A Druid’s Reaction to the Wild Growth / Circle of Healing Nerf


Those of you who keep up with upcoming patch notes and blue posts on the official WoW forums have probably known for quite some time–ever since before Wrath’s release in fact–that both Wild Growth and Circle of Healing were living in the shadow of the nerf bat. A 6-second cooldown has been threatened for both spells since beta testing proved their strength.

Now that the nerf has gone to PTRs, a new wave of complaints has swept over most healing websites. If the comments on Matticus’s recent WoWInsider article are any indication, the nerf to AoE insta-heals draws a passionate response from almost all players, whether they belong to one of the affected classes or not. In fact, what surprises me about the whole discussion is the sheer number of vehement, “L2P nub, don’t spam AoE heals” type retorts. A lot of discipline priests, in particular, seem to feel vindicated by the nerf. On the other side are those that passionately argue against nerfs to any class. I sympathize with this point–such an adjustment to two classes makes us all weaker. When there are less available tools in the toolkit, the game becomes both more difficult and less fun to play.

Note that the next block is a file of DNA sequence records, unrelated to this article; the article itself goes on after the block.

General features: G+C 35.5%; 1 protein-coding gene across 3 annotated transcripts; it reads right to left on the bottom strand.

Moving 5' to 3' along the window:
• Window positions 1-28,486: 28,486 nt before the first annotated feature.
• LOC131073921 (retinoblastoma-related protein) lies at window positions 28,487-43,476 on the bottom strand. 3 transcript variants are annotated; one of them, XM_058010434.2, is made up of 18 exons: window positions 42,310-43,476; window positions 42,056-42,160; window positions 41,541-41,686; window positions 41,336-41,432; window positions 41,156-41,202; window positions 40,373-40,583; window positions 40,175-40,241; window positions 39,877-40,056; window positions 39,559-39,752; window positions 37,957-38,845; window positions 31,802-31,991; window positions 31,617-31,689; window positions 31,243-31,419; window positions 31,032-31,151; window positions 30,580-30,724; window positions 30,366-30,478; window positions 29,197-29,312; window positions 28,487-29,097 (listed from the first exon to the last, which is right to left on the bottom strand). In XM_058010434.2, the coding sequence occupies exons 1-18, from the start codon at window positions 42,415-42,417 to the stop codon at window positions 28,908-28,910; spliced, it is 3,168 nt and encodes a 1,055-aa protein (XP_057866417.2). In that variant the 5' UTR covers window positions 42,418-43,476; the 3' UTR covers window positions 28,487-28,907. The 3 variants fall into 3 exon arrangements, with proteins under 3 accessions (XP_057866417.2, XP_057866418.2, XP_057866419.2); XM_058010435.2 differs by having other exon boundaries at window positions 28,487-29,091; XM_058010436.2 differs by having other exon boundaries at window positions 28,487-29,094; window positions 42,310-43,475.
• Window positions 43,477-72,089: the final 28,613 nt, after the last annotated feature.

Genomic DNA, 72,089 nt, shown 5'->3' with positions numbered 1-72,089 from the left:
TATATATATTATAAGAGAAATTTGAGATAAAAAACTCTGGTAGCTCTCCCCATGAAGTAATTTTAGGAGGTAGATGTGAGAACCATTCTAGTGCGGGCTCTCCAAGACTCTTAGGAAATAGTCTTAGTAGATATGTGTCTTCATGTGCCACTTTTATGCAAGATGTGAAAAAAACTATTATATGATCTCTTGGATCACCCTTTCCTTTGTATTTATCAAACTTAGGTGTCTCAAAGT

That said, I find myself having very little personal reaction at this point. Perhaps that’s because I’ve known that Wild Growth spam isn’t a long-term tactic for months now? This is not to say that I’m in support of putting in a 6 second cooldown on Wild Growth and Circle of Healing, just that by now I’ve become accustomed to the idea.

From a certain perspective, this nerf seems necessary. The following series of musings is my attempt to take what I’ve observed through Naxx 10 and 25, Sartharion 10 and 25, and Malygos 25 and try to explain why, from the developers’ perspective, it’s druids’ and priests’ turn to cry.

The State of Healing in Wrath

1. Right now, the risk of dps death during raids is minimal. Healing is relatively strong overall, and three out of the four healing classes have capable raid-healing tools.

2. Right now, the risk of tank death during raids is minimal. Healers can keep up with incoming damage, and tank healers often have time to cast spells on other targets.

3. Most encounters are designed with at least some AoE damage. This kind of damage will always be at least a little challenging for healers because they have to deal with the Interface Boss in order to get heals on multiple targets. However, there is no new Gurtogg Bloodboil yet–AoE damage has not been taken to the kind of extremes we saw in BC.